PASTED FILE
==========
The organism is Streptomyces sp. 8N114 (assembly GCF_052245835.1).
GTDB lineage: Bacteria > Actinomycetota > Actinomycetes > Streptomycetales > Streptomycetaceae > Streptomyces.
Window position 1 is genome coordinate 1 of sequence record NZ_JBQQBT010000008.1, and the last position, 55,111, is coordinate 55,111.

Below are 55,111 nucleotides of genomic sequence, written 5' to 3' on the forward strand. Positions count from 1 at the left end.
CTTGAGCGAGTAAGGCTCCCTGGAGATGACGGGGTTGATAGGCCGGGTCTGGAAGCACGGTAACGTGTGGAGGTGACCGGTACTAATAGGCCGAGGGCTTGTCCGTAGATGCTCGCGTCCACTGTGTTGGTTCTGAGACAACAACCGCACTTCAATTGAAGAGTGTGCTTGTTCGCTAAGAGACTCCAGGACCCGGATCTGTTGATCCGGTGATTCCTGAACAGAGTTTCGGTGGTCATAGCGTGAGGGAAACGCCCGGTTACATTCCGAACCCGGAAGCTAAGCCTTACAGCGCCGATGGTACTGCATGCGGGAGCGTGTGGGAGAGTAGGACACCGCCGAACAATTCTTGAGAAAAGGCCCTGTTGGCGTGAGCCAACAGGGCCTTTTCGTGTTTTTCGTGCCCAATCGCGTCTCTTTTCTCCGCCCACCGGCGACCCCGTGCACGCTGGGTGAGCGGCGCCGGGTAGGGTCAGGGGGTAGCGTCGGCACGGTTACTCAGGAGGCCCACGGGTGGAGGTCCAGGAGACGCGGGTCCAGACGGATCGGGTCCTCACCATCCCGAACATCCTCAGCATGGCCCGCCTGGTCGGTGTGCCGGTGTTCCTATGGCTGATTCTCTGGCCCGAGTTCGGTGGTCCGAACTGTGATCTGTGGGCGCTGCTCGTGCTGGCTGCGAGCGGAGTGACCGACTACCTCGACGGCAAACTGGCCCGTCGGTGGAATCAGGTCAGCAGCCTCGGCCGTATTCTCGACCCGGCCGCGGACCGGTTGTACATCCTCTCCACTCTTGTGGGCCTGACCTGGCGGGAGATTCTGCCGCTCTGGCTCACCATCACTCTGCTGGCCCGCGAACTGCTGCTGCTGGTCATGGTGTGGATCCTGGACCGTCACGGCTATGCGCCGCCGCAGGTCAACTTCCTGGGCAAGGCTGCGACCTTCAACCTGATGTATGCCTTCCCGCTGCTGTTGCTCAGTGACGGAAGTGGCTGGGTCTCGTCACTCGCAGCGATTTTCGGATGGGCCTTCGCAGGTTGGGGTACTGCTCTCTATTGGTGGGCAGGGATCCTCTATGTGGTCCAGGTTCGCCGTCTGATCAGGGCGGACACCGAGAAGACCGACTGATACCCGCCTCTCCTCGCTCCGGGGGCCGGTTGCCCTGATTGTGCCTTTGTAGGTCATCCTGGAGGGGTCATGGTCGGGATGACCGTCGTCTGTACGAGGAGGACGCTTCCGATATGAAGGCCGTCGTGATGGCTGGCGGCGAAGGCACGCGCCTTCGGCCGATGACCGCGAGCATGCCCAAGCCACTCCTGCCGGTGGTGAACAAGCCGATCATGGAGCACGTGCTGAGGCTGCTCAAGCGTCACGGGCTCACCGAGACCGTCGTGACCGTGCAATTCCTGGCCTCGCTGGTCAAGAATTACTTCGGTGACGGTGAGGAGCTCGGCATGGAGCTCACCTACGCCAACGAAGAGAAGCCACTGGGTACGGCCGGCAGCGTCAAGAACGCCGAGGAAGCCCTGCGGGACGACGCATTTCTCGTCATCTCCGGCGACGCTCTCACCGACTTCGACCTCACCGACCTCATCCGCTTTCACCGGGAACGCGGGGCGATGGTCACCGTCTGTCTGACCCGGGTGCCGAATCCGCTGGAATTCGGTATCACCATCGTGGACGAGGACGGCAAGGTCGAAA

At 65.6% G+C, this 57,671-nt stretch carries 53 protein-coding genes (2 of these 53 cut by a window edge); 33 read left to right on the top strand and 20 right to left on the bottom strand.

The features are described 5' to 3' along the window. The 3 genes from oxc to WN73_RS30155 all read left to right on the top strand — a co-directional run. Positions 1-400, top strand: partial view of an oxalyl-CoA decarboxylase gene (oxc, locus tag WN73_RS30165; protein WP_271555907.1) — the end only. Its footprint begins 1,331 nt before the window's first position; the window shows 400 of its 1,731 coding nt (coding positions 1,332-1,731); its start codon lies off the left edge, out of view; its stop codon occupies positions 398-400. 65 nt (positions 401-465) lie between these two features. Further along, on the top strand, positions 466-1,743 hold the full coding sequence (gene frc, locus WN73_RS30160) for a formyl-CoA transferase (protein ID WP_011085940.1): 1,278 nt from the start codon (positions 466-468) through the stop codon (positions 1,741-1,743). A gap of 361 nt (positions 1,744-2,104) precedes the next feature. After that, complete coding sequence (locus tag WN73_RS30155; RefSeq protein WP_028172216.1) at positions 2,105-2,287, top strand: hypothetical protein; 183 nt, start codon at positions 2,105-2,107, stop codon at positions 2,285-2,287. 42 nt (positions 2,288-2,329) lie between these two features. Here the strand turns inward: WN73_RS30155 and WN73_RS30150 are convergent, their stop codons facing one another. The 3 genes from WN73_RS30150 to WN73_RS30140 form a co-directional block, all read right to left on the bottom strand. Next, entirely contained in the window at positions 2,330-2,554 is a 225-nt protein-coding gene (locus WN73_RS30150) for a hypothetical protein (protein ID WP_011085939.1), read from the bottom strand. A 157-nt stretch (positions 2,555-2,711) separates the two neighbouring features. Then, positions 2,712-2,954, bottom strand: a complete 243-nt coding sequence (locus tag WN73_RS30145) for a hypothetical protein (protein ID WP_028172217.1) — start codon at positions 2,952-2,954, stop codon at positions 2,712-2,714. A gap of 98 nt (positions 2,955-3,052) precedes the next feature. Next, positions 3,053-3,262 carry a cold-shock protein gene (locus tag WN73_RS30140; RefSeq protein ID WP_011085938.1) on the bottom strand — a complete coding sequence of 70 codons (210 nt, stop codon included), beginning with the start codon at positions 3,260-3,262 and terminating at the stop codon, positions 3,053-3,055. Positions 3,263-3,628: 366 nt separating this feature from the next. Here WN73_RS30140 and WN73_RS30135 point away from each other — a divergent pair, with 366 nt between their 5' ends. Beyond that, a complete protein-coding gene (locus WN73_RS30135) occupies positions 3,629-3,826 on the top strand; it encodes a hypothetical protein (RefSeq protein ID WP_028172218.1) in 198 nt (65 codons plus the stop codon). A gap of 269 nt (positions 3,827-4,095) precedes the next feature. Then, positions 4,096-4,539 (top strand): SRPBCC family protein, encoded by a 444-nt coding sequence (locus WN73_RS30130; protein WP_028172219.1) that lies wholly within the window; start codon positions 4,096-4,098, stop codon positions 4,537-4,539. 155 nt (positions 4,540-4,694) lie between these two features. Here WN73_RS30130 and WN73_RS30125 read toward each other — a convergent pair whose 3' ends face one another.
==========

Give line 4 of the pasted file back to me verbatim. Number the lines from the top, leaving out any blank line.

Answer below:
Below are 55,111 nucleotides of genomic sequence, written 5' to 3' on the forward strand. Positions count from 1 at the left end.